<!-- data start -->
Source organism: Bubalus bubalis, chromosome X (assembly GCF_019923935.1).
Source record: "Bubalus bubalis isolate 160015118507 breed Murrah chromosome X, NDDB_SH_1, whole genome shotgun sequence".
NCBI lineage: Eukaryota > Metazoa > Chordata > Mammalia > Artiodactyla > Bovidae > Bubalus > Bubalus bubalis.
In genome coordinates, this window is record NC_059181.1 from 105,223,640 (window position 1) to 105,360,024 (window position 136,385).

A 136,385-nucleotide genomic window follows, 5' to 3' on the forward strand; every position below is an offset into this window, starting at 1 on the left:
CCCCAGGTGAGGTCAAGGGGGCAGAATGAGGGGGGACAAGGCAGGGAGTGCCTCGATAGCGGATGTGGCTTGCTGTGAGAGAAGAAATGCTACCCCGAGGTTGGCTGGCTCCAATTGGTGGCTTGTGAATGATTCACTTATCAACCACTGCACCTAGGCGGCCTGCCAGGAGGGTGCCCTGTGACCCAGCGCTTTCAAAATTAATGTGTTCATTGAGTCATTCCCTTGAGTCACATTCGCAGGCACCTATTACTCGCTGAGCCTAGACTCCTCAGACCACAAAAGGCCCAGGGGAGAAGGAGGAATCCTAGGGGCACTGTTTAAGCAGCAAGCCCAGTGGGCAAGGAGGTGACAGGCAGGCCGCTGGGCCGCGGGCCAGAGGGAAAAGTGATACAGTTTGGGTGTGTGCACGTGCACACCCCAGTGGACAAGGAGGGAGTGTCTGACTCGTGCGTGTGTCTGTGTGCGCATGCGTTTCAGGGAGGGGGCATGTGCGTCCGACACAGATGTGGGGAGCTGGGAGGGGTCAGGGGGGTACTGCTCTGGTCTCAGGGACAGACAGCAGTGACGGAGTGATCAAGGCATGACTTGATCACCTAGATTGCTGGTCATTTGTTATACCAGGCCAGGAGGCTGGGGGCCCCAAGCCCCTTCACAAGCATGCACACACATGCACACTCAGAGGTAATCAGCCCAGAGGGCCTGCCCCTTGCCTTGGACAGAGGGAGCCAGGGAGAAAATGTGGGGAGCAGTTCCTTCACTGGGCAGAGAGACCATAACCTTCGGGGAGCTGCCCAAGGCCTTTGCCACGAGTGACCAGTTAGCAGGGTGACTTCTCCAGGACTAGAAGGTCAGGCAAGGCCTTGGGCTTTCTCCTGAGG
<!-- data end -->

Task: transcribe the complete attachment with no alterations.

Source organism: Bubalus bubalis, chromosome X (assembly GCF_019923935.1).
Source record: "Bubalus bubalis isolate 160015118507 breed Murrah chromosome X, NDDB_SH_1, whole genome shotgun sequence".
NCBI lineage: Eukaryota > Metazoa > Chordata > Mammalia > Artiodactyla > Bovidae > Bubalus > Bubalus bubalis.
In genome coordinates, this window is record NC_059181.1 from 105,223,640 (window position 1) to 105,360,024 (window position 136,385).

A 136,385-nucleotide genomic window follows, 5' to 3' on the forward strand; every position below is an offset into this window, starting at 1 on the left:
CCCCAGGTGAGGTCAAGGGGGCAGAATGAGGGGGGACAAGGCAGGGAGTGCCTCGATAGCGGATGTGGCTTGCTGTGAGAGAAGAAATGCTACCCCGAGGTTGGCTGGCTCCAATTGGTGGCTTGTGAATGATTCACTTATCAACCACTGCACCTAGGCGGCCTGCCAGGAGGGTGCCCTGTGACCCAGCGCTTTCAAAATTAATGTGTTCATTGAGTCATTCCCTTGAGTCACATTCGCAGGCACCTATTACTCGCTGAGCCTAGACTCCTCAGACCACAAAAGGCCCAGGGGAGAAGGAGGAATCCTAGGGGCACTGTTTAAGCAGCAAGCCCAGTGGGCAAGGAGGTGACAGGCAGGCCGCTGGGCCGCGGGCCAGAGGGAAAAGTGATACAGTTTGGGTGTGTGCACGTGCACACCCCAGTGGACAAGGAGGGAGTGTCTGACTCGTGCGTGTGTCTGTGTGCGCATGCGTTTCAGGGAGGGGGCATGTGCGTCCGACACAGATGTGGGGAGCTGGGAGGGGTCAGGGGGGTACTGCTCTGGTCTCAGGGACAGACAGCAGTGACGGAGTGATCAAGGCATGACTTGATCACCTAGATTGCTGGTCATTTGTTATACCAGGCCAGGAGGCTGGGGGCCCCAAGCCCCTTCACAAGCATGCACACACATGCACACTCAGAGGTAATCAGCCCAGAGGGCCTGCCCCTTGCCTTGGACAGAGGGAGCCAGGGAGAAAATGTGGGGAGCAGTTCCTTCACTGGGCAGAGAGACCATAACCTTCGGGGAGCTGCCCAAGGCCTTTGCCACGAGTGACCAGTTAGCAGGGTGACTTCTCCAGGACTAGAAGGTCAGGCAAGGCCTTGGGCTTTCTCCTGAGG